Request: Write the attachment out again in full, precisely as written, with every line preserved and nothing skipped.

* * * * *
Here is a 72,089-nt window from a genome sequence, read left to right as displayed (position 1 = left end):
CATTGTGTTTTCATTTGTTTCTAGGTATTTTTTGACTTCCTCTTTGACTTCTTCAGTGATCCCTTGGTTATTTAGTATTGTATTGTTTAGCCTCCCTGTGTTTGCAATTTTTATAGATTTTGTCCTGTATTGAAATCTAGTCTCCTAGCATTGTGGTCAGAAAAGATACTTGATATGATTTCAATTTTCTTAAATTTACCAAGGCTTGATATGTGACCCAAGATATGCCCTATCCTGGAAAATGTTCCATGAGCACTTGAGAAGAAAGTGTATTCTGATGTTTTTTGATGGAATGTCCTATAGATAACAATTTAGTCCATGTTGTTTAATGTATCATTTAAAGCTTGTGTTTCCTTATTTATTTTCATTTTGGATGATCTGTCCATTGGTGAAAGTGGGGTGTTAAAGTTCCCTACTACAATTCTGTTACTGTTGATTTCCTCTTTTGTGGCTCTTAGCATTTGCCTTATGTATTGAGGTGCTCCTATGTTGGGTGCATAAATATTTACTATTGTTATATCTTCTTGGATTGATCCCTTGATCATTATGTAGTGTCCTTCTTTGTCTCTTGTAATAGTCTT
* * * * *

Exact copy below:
Here is a 72,089-nt window from a genome sequence, read left to right as displayed (position 1 = left end):
CATTGTGTTTTCATTTGTTTCTAGGTATTTTTTGACTTCCTCTTTGACTTCTTCAGTGATCCCTTGGTTATTTAGTATTGTATTGTTTAGCCTCCCTGTGTTTGCAATTTTTATAGATTTTGTCCTGTATTGAAATCTAGTCTCCTAGCATTGTGGTCAGAAAAGATACTTGATATGATTTCAATTTTCTTAAATTTACCAAGGCTTGATATGTGACCCAAGATATGCCCTATCCTGGAAAATGTTCCATGAGCACTTGAGAAGAAAGTGTATTCTGATGTTTTTTGATGGAATGTCCTATAGATAACAATTTAGTCCATGTTGTTTAATGTATCATTTAAAGCTTGTGTTTCCTTATTTATTTTCATTTTGGATGATCTGTCCATTGGTGAAAGTGGGGTGTTAAAGTTCCCTACTACAATTCTGTTACTGTTGATTTCCTCTTTTGTGGCTCTTAGCATTTGCCTTATGTATTGAGGTGCTCCTATGTTGGGTGCATAAATATTTACTATTGTTATATCTTCTTGGATTGATCCCTTGATCATTATGTAGTGTCCTTCTTTGTCTCTTGTAATAGTCTT